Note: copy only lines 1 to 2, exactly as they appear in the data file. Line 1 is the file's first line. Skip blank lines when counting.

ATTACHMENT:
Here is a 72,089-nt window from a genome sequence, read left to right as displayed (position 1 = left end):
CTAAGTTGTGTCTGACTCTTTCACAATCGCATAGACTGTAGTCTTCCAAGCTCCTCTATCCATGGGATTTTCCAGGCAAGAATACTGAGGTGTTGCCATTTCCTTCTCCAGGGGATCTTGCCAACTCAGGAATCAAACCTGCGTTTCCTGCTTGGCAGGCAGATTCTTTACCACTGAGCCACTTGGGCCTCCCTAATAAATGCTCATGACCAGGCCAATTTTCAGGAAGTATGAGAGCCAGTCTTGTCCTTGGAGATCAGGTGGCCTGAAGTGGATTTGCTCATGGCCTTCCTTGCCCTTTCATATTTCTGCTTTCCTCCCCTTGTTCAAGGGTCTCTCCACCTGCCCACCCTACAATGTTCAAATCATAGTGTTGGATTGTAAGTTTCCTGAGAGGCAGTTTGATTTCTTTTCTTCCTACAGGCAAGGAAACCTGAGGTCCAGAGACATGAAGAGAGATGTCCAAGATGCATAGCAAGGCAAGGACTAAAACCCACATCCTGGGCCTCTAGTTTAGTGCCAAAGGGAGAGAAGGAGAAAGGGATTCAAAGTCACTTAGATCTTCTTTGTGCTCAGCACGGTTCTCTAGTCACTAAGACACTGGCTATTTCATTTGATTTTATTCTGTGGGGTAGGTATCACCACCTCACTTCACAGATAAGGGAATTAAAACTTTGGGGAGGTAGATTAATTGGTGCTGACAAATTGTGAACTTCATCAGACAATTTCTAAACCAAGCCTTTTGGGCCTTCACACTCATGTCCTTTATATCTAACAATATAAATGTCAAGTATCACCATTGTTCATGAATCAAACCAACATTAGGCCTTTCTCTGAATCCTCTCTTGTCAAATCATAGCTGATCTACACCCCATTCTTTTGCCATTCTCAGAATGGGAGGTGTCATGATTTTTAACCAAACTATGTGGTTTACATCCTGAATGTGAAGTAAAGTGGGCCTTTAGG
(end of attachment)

Here is a 72,089-nt window from a genome sequence, read left to right as displayed (position 1 = left end):
CTAAGTTGTGTCTGACTCTTTCACAATCGCATAGACTGTAGTCTTCCAAGCTCCTCTATCCATGGGATTTTCCAGGCAAGAATACTGAGGTGTTGCCATTTCCTTCTCCAGGGGATCTTGCCAACTCAGGAATCAAACCTGCGTTTCCTGCTTGGCAGGCAGATTCTTTACCACTGAGCCACTTGGGCCTCCCTAATAAATGCTCATGACCAGGCCAATTTTCAGGAAGTATGAGAGCCAGTCTTGTCCTTGGAGATCAGGTGGCCTGAAGTGGATTTGCTCATGGCCTTCCTTGCCCTTTCATATTTCTGCTTTCCTCCCCTTGTTCAAGGGTCTCTCCACCTGCCCACCCTACAATGTTCAAATCATAGTGTTGGATTGTAAGTTTCCTGAGAGGCAGTTTGATTTCTTTTCTTCCTACAGGCAAGGAAACCTGAGGTCCAGAGACATGAAGAGAGATGTCCAAGATGCATAGCAAGGCAAGGACTAAAACCCACATCCTGGGCCTCTAGTTTAGTGCCAAAGGGAGAGAAGGAGAAAGGGATTCAAAGTCACTTAGATCTTCTTTGTGCTCAGCACGGTTCTCTAGTCACTAAGACACTGGCTATTTCATTTGATTTTATTCTGTGGGGTAGGTATCACCACCTCACTTCACAGATAAGGGAATTAAAACTTTGGGGAGGTAGATTAATTGGTGCTGACAAATTGTGAACTTCATCAGACAATTTCTAAACCAAGCCTTTTGGGCCTTCACACTCATGTCCTTTATATCTAACAATATAAATGTCAAGTATCACCATTGTTCATGAATCAAACCAACATTAGGCCTTTCTCTGAATCCTCTCTTGTCAAATCATAGCTGATCTACACCCCATTCTTTTGCCATTCTCAGAATGGGAGGTGTCATGATTTTTAACCAAACTATGTGGTTTACATCCTGAATGTGAAGTAAAGTGGGCCTTTAGG